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TDEC offering free radon test kits

NASHVILLE – The Tennessee Department of Environment and Conservation is offering free radon test kits to Tennessee households through July 30, as part of an ongoing effort to educate citizens across the state about the dangers of radon exposure. There is a limit of one free test kit per address.
“This outreach effort is our way to encourage action and to help Tennesseans identify and address potential radon problems in their homes with these easy-to-use test kits,” said Environment and Conservation Commissioner Bob Martineau. “Every household is encouraged to take the important step of testing their home to safeguard the health of loved ones from the dangers of exposure to radon.
To receive a free test kit, visit or mail a request to the Office of Sustainable Practices / Tennessee Radon Program, 8th Floor L & C Tower, 401 Church Street, Nashville, TN 37243.
A limited number of test kits will be available at the Division of Ground Water Protection’s local county offices. The nearest county office and contact numbers may be found at Please contact the local Ground Water Protection field representative to arrange a time to pick up your test kit.
Radon is a naturally occurring gas that can seep into homes through cracks and openings in the foundation. It cannot be seen, tasted or smelled, but in concentrated levels radon can pose a threat to human health.
The EPA estimates that approximately 70 percent of Tennessee’s population lives in high risk or moderate risk radon areas. According to the EPA, radon is the No. 1 cause of lung cancer among non-smokers and is the second leading cause of lung cancer in the United States.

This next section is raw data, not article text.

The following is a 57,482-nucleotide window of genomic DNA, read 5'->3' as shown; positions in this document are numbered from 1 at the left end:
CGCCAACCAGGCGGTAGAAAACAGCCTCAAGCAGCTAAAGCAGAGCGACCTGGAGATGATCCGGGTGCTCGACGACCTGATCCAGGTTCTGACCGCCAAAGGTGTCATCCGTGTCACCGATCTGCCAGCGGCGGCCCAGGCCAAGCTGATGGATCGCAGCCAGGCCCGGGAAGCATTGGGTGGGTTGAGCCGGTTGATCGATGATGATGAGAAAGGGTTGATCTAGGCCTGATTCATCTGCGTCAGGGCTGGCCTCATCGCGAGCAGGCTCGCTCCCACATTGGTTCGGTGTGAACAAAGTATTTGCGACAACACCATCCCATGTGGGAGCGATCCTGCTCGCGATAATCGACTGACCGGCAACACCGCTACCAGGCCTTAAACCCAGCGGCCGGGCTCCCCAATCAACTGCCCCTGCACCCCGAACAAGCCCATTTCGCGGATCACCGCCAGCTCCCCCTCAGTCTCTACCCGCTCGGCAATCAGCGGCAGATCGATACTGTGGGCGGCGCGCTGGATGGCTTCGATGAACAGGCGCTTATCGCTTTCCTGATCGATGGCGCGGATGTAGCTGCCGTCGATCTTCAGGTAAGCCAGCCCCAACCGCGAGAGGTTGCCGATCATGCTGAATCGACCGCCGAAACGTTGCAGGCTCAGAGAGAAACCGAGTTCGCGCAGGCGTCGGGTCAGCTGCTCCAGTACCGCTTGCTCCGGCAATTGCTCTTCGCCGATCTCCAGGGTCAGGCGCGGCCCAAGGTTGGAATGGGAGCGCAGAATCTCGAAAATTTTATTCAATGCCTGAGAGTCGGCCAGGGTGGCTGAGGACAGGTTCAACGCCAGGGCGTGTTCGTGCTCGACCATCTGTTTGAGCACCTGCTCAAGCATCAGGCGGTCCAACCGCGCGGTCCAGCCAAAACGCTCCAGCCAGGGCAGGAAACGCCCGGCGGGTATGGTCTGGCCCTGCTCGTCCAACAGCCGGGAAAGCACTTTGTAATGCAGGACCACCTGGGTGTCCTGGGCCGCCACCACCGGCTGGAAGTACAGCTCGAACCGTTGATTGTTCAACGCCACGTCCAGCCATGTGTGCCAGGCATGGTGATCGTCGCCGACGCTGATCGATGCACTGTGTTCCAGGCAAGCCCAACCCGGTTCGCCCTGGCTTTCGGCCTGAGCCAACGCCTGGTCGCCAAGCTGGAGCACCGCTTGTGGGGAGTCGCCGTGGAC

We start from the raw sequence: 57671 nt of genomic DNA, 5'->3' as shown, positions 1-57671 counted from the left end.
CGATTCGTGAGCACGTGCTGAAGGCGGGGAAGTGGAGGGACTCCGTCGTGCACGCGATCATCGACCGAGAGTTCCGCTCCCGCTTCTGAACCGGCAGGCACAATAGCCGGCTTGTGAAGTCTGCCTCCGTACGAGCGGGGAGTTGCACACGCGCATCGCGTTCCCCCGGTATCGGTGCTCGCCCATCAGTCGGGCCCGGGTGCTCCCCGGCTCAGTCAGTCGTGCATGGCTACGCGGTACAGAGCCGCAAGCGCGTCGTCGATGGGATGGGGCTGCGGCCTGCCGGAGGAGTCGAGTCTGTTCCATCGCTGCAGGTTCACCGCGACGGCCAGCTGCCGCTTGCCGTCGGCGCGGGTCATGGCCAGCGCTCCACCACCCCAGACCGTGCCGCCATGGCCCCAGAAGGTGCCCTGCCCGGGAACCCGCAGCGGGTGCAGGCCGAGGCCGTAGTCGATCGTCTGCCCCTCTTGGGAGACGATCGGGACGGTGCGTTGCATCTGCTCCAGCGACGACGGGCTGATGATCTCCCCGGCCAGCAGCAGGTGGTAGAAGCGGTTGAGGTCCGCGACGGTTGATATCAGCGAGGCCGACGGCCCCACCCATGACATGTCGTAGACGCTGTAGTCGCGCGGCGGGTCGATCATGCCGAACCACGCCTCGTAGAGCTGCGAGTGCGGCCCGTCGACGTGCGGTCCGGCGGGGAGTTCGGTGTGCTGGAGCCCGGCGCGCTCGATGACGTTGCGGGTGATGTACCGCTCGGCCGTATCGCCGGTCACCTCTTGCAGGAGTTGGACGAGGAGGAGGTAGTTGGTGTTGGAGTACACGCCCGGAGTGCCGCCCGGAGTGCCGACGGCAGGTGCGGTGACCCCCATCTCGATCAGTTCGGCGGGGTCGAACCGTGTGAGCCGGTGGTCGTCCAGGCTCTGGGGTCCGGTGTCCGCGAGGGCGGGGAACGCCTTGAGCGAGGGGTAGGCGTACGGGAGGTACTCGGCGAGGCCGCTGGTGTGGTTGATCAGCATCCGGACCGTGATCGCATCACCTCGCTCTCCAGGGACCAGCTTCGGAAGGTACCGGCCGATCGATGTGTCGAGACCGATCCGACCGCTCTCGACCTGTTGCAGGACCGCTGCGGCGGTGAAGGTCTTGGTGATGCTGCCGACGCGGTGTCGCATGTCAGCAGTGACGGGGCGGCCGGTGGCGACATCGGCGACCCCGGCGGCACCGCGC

While the kits are being offered in July, the best time to test is during consistently cold weather, usually from October to March. This is the time of year when doors and windows are shut, so the test results are more representative of in-home exposure. 
Radon problems can be fixed by qualified contractors for a cost comparable to that of many common household repairs, such as painting or installing a new water heater.
“Testing is such an important step because radon acts unpredictably,” Martineau added. “Nationally, about six percent of homes surveyed had elevated levels of radon. In contrast, 16 percent of Tennessee homes surveyed had elevated levels and in some counties, 33 to 75 percent of homes had elevated levels of radon.”
To learn more about the dangers of radon exposure, call the department’s Tennessee Radon Program toll free at 1-800-232-1139, e-mail [email protected] or visit